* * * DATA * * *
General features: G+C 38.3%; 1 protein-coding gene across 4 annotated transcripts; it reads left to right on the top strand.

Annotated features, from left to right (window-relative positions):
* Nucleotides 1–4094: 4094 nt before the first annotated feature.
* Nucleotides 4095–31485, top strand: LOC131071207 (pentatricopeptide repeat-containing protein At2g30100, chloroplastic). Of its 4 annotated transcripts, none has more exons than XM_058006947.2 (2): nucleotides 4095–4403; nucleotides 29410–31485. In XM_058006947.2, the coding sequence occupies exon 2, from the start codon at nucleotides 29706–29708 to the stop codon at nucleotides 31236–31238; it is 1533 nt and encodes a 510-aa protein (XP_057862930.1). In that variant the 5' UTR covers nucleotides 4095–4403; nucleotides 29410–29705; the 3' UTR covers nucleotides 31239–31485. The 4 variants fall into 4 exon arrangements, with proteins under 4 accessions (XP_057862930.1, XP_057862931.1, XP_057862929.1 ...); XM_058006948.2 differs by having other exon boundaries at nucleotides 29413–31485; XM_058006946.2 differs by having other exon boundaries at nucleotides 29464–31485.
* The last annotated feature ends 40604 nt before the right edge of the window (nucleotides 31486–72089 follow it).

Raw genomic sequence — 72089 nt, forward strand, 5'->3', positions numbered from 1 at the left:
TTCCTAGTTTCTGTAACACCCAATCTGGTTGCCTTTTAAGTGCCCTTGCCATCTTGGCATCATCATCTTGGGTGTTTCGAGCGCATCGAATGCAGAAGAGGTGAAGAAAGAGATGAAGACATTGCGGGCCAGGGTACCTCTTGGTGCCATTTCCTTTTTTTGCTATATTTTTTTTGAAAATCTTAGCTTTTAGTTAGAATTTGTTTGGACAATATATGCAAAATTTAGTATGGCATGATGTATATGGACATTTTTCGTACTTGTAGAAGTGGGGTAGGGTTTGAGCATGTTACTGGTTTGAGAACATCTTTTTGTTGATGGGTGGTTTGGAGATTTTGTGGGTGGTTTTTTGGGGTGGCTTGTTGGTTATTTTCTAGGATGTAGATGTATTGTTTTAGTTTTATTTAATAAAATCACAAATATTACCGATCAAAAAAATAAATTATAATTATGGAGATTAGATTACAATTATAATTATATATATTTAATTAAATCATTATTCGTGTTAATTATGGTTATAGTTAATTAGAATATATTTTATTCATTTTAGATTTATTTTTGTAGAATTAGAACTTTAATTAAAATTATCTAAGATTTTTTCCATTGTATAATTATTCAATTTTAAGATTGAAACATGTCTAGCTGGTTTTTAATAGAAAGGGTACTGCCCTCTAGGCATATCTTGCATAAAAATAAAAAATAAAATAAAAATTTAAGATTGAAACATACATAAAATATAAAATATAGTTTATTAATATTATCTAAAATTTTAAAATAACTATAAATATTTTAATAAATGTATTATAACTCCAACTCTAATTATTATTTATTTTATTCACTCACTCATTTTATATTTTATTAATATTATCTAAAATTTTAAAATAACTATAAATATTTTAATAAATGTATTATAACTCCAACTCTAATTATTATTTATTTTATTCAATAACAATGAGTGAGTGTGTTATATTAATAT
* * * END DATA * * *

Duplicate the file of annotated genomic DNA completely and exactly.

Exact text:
General features: G+C 38.3%; 1 protein-coding gene across 4 annotated transcripts; it reads left to right on the top strand.

Annotated features, from left to right (window-relative positions):
* Nucleotides 1–4094: 4094 nt before the first annotated feature.
* Nucleotides 4095–31485, top strand: LOC131071207 (pentatricopeptide repeat-containing protein At2g30100, chloroplastic). Of its 4 annotated transcripts, none has more exons than XM_058006947.2 (2): nucleotides 4095–4403; nucleotides 29410–31485. In XM_058006947.2, the coding sequence occupies exon 2, from the start codon at nucleotides 29706–29708 to the stop codon at nucleotides 31236–31238; it is 1533 nt and encodes a 510-aa protein (XP_057862930.1). In that variant the 5' UTR covers nucleotides 4095–4403; nucleotides 29410–29705; the 3' UTR covers nucleotides 31239–31485. The 4 variants fall into 4 exon arrangements, with proteins under 4 accessions (XP_057862930.1, XP_057862931.1, XP_057862929.1 ...); XM_058006948.2 differs by having other exon boundaries at nucleotides 29413–31485; XM_058006946.2 differs by having other exon boundaries at nucleotides 29464–31485.
* The last annotated feature ends 40604 nt before the right edge of the window (nucleotides 31486–72089 follow it).

Raw genomic sequence — 72089 nt, forward strand, 5'->3', positions numbered from 1 at the left:
TTCCTAGTTTCTGTAACACCCAATCTGGTTGCCTTTTAAGTGCCCTTGCCATCTTGGCATCATCATCTTGGGTGTTTCGAGCGCATCGAATGCAGAAGAGGTGAAGAAAGAGATGAAGACATTGCGGGCCAGGGTACCTCTTGGTGCCATTTCCTTTTTTTGCTATATTTTTTTTGAAAATCTTAGCTTTTAGTTAGAATTTGTTTGGACAATATATGCAAAATTTAGTATGGCATGATGTATATGGACATTTTTCGTACTTGTAGAAGTGGGGTAGGGTTTGAGCATGTTACTGGTTTGAGAACATCTTTTTGTTGATGGGTGGTTTGGAGATTTTGTGGGTGGTTTTTTGGGGTGGCTTGTTGGTTATTTTCTAGGATGTAGATGTATTGTTTTAGTTTTATTTAATAAAATCACAAATATTACCGATCAAAAAAATAAATTATAATTATGGAGATTAGATTACAATTATAATTATATATATTTAATTAAATCATTATTCGTGTTAATTATGGTTATAGTTAATTAGAATATATTTTATTCATTTTAGATTTATTTTTGTAGAATTAGAACTTTAATTAAAATTATCTAAGATTTTTTCCATTGTATAATTATTCAATTTTAAGATTGAAACATGTCTAGCTGGTTTTTAATAGAAAGGGTACTGCCCTCTAGGCATATCTTGCATAAAAATAAAAAATAAAATAAAAATTTAAGATTGAAACATACATAAAATATAAAATATAGTTTATTAATATTATCTAAAATTTTAAAATAACTATAAATATTTTAATAAATGTATTATAACTCCAACTCTAATTATTATTTATTTTATTCACTCACTCATTTTATATTTTATTAATATTATCTAAAATTTTAAAATAACTATAAATATTTTAATAAATGTATTATAACTCCAACTCTAATTATTATTTATTTTATTCAATAACAATGAGTGAGTGTGTTATATTAATAT